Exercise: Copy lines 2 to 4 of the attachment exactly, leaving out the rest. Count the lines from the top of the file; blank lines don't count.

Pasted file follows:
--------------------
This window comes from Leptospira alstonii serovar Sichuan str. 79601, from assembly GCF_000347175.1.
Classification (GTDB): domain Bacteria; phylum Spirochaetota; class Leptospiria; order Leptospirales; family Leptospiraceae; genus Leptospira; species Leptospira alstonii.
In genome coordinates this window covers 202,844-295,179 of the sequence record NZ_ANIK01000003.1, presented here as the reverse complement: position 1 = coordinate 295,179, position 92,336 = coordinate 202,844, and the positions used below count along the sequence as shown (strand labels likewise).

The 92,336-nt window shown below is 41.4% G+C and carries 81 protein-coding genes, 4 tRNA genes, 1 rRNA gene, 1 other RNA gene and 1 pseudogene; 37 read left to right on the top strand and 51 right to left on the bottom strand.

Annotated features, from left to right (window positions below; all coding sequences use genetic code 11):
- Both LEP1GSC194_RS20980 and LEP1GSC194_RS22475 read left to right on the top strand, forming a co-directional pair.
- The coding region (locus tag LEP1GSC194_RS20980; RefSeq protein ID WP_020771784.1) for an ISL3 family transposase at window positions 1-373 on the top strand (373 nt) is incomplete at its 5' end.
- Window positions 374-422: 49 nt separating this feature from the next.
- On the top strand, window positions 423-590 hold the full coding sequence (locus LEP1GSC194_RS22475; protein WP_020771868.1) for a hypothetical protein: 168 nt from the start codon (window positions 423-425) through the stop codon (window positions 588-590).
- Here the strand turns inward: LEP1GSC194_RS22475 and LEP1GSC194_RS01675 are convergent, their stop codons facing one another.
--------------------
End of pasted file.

Classification (GTDB): domain Bacteria; phylum Spirochaetota; class Leptospiria; order Leptospirales; family Leptospiraceae; genus Leptospira; species Leptospira alstonii.
In genome coordinates this window covers 202,844-295,179 of the sequence record NZ_ANIK01000003.1, presented here as the reverse complement: position 1 = coordinate 295,179, position 92,336 = coordinate 202,844, and the positions used below count along the sequence as shown (strand labels likewise).

The 92,336-nt window shown below is 41.4% G+C and carries 81 protein-coding genes, 4 tRNA genes, 1 rRNA gene, 1 other RNA gene and 1 pseudogene; 37 read left to right on the top strand and 51 right to left on the bottom strand.